The Premier took exception to the Opposition’s line of questioning at estimates. (AAP: Dave Hunt)
Queensland Parliament’s annual budget estimates hearings resume today to scrutinise ministers’ spending, after dozens of questions were disrupted in the first week by points of order and bickering over parliamentary rules.
The constant use of standing orders against questions containing arguments, imputations, opinions or hypothetical matters was the worst since the estimates process began in 1994, according to long time observers.
Analysis by the ABC showed 20 out of 32 non-government questions to Premier Annastacia Palaszczuk on the first day of hearings were hindered by government members trying to block or weaken the attack.
Rather than a free-flowing examination of the Premier’s performance, there was constant interference from Labor committee members challenging, disrupting or ruling questions out of order.
Overhaul of ‘protection racket’ needed, says former speaker
Former Labor speaker John Mickel said the “protection racket” by Queensland Government MPs at the hearings needed an overhaul to make the process more accountable to taxpayers.
Mr Mickel, now an adjunct associate professor at Queensland University of Technology, called for Opposition MPs to chair some estimates sessions and for an all-party review of the 24-year-old system.
He said there were too many interruptions from “enthusiastic” backbenchers trying to protect ministers.
“It looks as though they’re running a protection racket for ministers, whereas I don’t think ministers want that,” he said.
“The impression I got in reading the transcripts is some ministers were keen to answer the question but a point of order had been taken.”
He said the current generation of parliamentarians was unfamiliar with how estimates were supposed to work.
“The landslide of 2012, the infusion of a whole lot of new people, plus the reversals of 2015 and retirements robbed the parliament of the corporate memory it had of how estimates could be conducted,” he said.
“It’s probably time that after two decades of estimates we had an all party parliamentary review of what is working and what could be improved.”
Radical reform could include sharing control of each day’s hearings between the government and opposition, and a pre-estimates agreement about what specific issues would be examined.
Mr Mickel said all sides should give the public better accountability from the estimates process, which was designed to scrutinise government spending.
“After all, taxpayers are the ones who pay the bills and they want to see that the money is spent wisely,” he said.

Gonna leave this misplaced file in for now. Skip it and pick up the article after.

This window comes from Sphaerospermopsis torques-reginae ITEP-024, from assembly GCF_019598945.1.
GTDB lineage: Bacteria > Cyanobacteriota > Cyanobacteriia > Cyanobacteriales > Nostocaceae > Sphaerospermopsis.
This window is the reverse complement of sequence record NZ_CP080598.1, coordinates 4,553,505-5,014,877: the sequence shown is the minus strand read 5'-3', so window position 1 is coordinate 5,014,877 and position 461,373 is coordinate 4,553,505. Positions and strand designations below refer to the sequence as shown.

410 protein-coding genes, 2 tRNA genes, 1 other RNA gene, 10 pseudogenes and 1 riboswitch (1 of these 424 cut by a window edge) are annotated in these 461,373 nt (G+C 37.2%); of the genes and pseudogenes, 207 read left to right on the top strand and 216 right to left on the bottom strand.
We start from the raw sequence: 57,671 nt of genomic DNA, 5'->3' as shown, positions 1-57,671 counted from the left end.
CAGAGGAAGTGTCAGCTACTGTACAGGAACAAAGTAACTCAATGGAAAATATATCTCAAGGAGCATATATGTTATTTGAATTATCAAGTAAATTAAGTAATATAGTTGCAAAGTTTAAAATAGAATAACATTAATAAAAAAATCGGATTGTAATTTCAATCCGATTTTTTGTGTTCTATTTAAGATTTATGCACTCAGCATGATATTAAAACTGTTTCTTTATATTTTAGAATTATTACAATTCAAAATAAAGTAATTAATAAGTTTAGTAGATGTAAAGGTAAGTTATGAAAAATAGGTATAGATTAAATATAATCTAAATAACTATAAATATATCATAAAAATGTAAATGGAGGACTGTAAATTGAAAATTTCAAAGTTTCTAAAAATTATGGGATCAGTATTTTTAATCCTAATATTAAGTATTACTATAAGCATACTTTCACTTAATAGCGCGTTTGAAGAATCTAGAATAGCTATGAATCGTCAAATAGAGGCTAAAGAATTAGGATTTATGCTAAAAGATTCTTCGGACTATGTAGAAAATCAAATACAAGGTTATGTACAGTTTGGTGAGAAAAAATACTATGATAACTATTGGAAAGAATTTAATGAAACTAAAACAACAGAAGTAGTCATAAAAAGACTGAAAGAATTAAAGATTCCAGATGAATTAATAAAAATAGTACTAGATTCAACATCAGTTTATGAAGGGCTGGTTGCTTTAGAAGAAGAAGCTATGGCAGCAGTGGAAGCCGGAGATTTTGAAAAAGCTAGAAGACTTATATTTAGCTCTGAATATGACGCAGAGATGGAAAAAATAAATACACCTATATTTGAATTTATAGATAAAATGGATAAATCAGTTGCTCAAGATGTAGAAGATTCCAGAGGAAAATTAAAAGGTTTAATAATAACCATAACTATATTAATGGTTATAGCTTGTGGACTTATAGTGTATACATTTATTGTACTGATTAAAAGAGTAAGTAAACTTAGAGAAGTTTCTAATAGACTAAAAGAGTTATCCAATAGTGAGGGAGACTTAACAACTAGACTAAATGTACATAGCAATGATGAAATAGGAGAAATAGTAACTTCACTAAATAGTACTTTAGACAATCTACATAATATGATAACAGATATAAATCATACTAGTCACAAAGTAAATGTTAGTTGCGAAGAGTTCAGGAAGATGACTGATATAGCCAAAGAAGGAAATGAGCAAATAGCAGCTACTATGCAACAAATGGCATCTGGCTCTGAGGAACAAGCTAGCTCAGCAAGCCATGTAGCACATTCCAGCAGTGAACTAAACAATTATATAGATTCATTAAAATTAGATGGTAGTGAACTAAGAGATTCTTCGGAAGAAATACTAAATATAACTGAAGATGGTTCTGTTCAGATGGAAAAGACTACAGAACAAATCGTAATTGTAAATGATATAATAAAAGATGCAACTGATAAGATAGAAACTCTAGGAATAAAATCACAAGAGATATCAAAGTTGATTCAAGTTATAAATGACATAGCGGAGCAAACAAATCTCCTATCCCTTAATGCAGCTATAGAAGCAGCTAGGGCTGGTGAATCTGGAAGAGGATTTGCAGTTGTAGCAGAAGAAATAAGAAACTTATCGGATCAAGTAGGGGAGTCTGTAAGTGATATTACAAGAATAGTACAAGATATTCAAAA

Opposition members also had a responsibility to come to the hearings with targeted, legitimate questions about the budget and the Government’s administration, rather than a “gotcha” mindset, the former speaker said.
“For example, despite the recent public debate about the size of the bureaucracy, all the Opposition asked about was when reports were released,” he said.
Current Speaker Curtis Pitt issued a warning to all sides ahead of the second week of hearings.
“Members are put on notice that the use of props, framing irrelevant questions and frivolous or tedious points of order which only seek to disrupt the flow of proceedings, or unsustainable claims and counter-claims, will be dimly viewed by the Queensland community,” he said.
“All members must strive to do better.”
Ask better questions, Government tells Opposition
A State Government spokesperson said the standing orders had been in place for many years and should be very clear to all members.
“As a Government we want to talk about things the money is spent on — the roads, schools and hospitals, but the Opposition seem set on a Canberra style estimates process of political theatre and personal attacks.”
State Development Minister Cameron Dick defended Labor committee members for interrupting the opposition’s questions with points of order.
“If MPs don’t like the standing orders there is a process to change them,” Mr Dick said.
“We’re there for hours on end. We make ourselves open to the process and we don’t restrict what happens in those hearings other than expecting members of parliament to comply with the standing orders.”
Deputy Opposition Leader Tim Mander said the estimates process should be overhauled.
“Too often last week we saw Labor MPs abuse the process and run a protection racket for Annastacia Palaszczuk and her ministers,” Mr Mander said.